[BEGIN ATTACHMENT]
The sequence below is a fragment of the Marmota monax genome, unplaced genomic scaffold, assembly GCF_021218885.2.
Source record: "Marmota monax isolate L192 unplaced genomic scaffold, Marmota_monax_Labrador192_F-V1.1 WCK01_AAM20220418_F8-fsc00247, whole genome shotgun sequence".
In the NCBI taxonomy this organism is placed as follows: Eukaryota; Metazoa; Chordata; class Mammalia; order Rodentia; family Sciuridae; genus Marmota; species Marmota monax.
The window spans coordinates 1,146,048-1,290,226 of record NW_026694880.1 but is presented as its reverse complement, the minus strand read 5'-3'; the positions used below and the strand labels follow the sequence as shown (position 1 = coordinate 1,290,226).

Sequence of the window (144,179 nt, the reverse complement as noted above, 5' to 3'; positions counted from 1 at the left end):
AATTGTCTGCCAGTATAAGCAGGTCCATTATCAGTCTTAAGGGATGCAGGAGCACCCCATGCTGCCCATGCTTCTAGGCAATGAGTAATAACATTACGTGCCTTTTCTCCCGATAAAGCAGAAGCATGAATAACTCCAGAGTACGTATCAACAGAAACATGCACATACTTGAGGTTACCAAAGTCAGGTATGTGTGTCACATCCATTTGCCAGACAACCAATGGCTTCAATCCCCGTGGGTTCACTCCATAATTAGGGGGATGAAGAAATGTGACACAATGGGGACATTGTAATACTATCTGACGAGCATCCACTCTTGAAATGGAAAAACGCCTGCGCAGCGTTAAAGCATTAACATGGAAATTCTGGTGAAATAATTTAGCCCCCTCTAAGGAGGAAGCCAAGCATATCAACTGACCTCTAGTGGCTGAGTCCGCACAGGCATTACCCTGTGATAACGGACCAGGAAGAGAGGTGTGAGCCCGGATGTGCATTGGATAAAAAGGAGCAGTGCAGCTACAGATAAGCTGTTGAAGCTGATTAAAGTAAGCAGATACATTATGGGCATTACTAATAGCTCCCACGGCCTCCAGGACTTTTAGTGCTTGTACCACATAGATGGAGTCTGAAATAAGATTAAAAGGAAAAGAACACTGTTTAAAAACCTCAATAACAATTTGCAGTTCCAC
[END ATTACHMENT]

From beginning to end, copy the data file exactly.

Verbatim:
The sequence below is a fragment of the Marmota monax genome, unplaced genomic scaffold, assembly GCF_021218885.2.
Source record: "Marmota monax isolate L192 unplaced genomic scaffold, Marmota_monax_Labrador192_F-V1.1 WCK01_AAM20220418_F8-fsc00247, whole genome shotgun sequence".
In the NCBI taxonomy this organism is placed as follows: Eukaryota; Metazoa; Chordata; class Mammalia; order Rodentia; family Sciuridae; genus Marmota; species Marmota monax.
The window spans coordinates 1,146,048-1,290,226 of record NW_026694880.1 but is presented as its reverse complement, the minus strand read 5'-3'; the positions used below and the strand labels follow the sequence as shown (position 1 = coordinate 1,290,226).

Sequence of the window (144,179 nt, the reverse complement as noted above, 5' to 3'; positions counted from 1 at the left end):
AATTGTCTGCCAGTATAAGCAGGTCCATTATCAGTCTTAAGGGATGCAGGAGCACCCCATGCTGCCCATGCTTCTAGGCAATGAGTAATAACATTACGTGCCTTTTCTCCCGATAAAGCAGAAGCATGAATAACTCCAGAGTACGTATCAACAGAAACATGCACATACTTGAGGTTACCAAAGTCAGGTATGTGTGTCACATCCATTTGCCAGACAACCAATGGCTTCAATCCCCGTGGGTTCACTCCATAATTAGGGGGATGAAGAAATGTGACACAATGGGGACATTGTAATACTATCTGACGAGCATCCACTCTTGAAATGGAAAAACGCCTGCGCAGCGTTAAAGCATTAACATGGAAATTCTGGTGAAATAATTTAGCCCCCTCTAAGGAGGAAGCCAAGCATATCAACTGACCTCTAGTGGCTGAGTCCGCACAGGCATTACCCTGTGATAACGGACCAGGAAGAGAGGTGTGAGCCCGGATGTGCATTGGATAAAAAGGAGCAGTGCAGCTACAGATAAGCTGTTGAAGCTGATTAAAGTAAGCAGATACATTATGGGCATTACTAATAGCTCCCACGGCCTCCAGGACTTTTAGTGCTTGTACCACATAGATGGAGTCTGAAATAAGATTAAAAGGAAAAGAACACTGTTTAAAAACCTCAATAACAATTTGCAGTTCCAC